In the medical world, new is not necessarily better says the NY Times; avoiding new methods that can be useless or worse.

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In the medical world, new is not necessarily better says the NY Times; avoiding new methods that can be useless or worse. There is constant innovation of new medicines, new procedures and even new devices from medical suppliers, drug companies and even from doctors who have marketed new procedures. From the point of view of the health consumer, especially since we find ourselves paying more of the bill ourselves, being able to figure out which one of these new developments is truly better and safer than methods that have been around for years. A couple of drugs that come to mind which fit that description are Coumadin, the widely used blood thinner and Prednisone, the steroid which has side effects but is inexpensive to use, doctors are comfortable and familiar with it and it works with a high safety level. Newer drugs on the other hand have not fared so well that were supposed to replace these because they were more expensive (because they were not available as generics) and were often not any more effective or were less effective than Prednisone or Coumadin. There are many devices that are relatively inexpensive such as tens machines for pain control which do a good job of controlling pain, at a lower cost than many of the newer devices. Recently, intuitive Surgical's Da Vinci robot has come under fire for surgeries that seemingly were not as good as those done by hand, with many facilities that use the machine charging a premium for surgeries done with the robot. The point being made is that often tried and true in the medical world offers us the best value because of the proven track record that was earned by the product or drug. That is not to say innovations cannot be better and many often are, however, we are constantly being sold on the next greatest thing which often is not as good as what it tries to replace. The NY Times looks at this dilemma.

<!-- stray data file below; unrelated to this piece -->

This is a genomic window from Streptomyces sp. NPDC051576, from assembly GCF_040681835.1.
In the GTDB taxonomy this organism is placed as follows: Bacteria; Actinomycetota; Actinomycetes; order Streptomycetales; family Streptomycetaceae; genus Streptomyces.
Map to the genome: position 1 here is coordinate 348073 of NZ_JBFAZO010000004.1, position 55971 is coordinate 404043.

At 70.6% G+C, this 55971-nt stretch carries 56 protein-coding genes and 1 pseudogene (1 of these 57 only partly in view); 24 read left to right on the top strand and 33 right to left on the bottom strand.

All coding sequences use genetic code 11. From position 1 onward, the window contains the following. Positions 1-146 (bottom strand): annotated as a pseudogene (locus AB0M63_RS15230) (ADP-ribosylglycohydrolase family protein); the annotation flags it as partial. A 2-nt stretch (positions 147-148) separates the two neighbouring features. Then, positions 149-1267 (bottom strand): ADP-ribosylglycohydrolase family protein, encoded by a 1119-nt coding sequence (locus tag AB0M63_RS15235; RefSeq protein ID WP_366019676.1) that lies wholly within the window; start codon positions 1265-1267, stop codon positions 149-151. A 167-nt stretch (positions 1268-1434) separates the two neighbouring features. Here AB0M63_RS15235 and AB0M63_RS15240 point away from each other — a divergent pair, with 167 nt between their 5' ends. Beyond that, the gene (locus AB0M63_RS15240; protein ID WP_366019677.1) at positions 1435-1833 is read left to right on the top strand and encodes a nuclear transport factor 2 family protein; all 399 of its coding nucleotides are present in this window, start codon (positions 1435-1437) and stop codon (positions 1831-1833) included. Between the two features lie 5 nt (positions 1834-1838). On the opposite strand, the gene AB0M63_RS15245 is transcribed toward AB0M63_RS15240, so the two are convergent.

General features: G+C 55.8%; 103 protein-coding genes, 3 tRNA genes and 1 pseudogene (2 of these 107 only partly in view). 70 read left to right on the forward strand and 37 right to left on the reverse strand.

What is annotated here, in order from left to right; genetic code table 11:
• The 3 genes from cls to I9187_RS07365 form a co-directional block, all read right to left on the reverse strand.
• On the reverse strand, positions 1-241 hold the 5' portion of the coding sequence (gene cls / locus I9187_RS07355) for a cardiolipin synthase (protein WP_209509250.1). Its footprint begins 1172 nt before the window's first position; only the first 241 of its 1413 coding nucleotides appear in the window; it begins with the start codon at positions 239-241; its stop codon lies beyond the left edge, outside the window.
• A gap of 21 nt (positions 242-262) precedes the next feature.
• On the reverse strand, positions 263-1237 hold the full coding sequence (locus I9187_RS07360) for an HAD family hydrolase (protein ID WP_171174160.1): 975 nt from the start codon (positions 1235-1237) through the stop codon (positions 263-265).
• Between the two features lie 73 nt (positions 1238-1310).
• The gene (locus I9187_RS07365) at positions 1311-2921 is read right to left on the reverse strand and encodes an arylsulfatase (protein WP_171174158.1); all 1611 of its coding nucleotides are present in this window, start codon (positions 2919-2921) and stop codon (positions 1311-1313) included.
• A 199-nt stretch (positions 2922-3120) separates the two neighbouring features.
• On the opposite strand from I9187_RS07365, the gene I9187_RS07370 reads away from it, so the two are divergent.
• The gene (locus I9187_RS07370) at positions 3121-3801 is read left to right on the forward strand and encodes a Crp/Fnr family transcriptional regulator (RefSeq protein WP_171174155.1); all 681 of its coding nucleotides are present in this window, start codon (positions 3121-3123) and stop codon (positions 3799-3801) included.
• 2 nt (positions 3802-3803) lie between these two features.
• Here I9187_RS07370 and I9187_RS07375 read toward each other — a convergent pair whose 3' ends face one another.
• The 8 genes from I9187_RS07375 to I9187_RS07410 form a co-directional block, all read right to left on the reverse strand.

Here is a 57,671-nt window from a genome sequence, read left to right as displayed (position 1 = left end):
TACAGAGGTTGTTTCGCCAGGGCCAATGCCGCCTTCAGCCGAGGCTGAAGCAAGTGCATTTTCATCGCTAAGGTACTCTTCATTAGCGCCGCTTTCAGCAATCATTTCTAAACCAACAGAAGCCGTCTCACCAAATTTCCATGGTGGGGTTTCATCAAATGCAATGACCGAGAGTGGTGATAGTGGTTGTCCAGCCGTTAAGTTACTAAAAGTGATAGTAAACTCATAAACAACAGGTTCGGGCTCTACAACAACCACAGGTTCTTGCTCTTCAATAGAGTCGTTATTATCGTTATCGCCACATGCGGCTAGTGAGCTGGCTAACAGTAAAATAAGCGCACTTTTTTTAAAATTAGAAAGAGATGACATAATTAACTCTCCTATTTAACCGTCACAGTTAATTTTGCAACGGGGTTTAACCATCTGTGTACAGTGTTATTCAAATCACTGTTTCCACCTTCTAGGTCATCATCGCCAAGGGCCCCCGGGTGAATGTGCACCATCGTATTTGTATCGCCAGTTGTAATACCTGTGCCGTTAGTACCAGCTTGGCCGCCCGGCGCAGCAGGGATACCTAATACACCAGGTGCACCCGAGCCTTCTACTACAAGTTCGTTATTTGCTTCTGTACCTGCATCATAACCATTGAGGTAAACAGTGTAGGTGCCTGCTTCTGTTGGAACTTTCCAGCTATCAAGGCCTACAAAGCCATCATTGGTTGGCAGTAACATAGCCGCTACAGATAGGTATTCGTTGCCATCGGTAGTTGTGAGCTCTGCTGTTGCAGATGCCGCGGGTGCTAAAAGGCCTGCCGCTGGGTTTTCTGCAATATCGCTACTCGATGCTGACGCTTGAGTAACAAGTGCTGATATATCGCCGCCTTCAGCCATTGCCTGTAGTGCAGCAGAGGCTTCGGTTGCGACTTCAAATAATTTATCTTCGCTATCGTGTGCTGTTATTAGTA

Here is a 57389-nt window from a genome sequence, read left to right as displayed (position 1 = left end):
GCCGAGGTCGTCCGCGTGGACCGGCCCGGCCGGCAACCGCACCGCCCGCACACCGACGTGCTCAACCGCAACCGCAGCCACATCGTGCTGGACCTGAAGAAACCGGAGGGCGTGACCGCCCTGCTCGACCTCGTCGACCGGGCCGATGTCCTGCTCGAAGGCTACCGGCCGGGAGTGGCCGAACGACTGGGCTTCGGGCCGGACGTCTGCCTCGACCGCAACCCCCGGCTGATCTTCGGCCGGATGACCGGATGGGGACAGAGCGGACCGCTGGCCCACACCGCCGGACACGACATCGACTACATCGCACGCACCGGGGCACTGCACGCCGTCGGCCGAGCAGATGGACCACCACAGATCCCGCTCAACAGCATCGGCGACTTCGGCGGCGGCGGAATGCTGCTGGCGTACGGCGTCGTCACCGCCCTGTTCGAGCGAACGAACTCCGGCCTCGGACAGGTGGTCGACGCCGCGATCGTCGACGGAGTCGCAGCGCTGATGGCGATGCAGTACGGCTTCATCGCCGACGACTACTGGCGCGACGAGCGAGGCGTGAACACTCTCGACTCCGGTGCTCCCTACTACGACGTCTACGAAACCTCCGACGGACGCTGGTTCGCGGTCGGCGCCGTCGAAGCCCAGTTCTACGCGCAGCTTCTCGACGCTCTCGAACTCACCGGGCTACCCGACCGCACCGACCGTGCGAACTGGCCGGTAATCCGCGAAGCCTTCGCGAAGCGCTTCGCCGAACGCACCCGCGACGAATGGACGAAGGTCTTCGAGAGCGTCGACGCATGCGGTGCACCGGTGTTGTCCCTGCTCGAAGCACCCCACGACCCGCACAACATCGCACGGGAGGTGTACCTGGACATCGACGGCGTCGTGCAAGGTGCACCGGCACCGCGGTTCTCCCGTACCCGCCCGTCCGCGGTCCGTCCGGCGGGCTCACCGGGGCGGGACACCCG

We usually assume that new medical procedures and drugs are adopted because they are better. But a new analysis has found that many new techniques and medicines are either no more effective than the old ones, or worse. Moreover, many doctors persist in using practices that have been shown to be useless or harmful. Scientists reviewed each issue of The New England Journal of Medicine from 2001 through 2010 and found 363 studies examining an established clinical practice. In 146 of them, the currently used drug or procedure was found to be either no better, or even worse, than the one previously used. The report appears in the August issue of Mayo Clinic Proceedings. More than 40 percent of established practices studied were found to be ineffective or harmful, 38 percent beneficial, and the remaining 22 percent unknown. Among the practices found to be ineffective or harmful were the routine use of hormone therapy in postmenopausal women; high-dose chemotherapy and stem cell transplant, a complex and expensive treatment for breast cancer that was found to be no better than conventional chemotherapy; and intensive glucose lowering in Type 2 diabetes patients in intensive care, which not only failed to reduce cardiovascular events but actually increased mortality. read more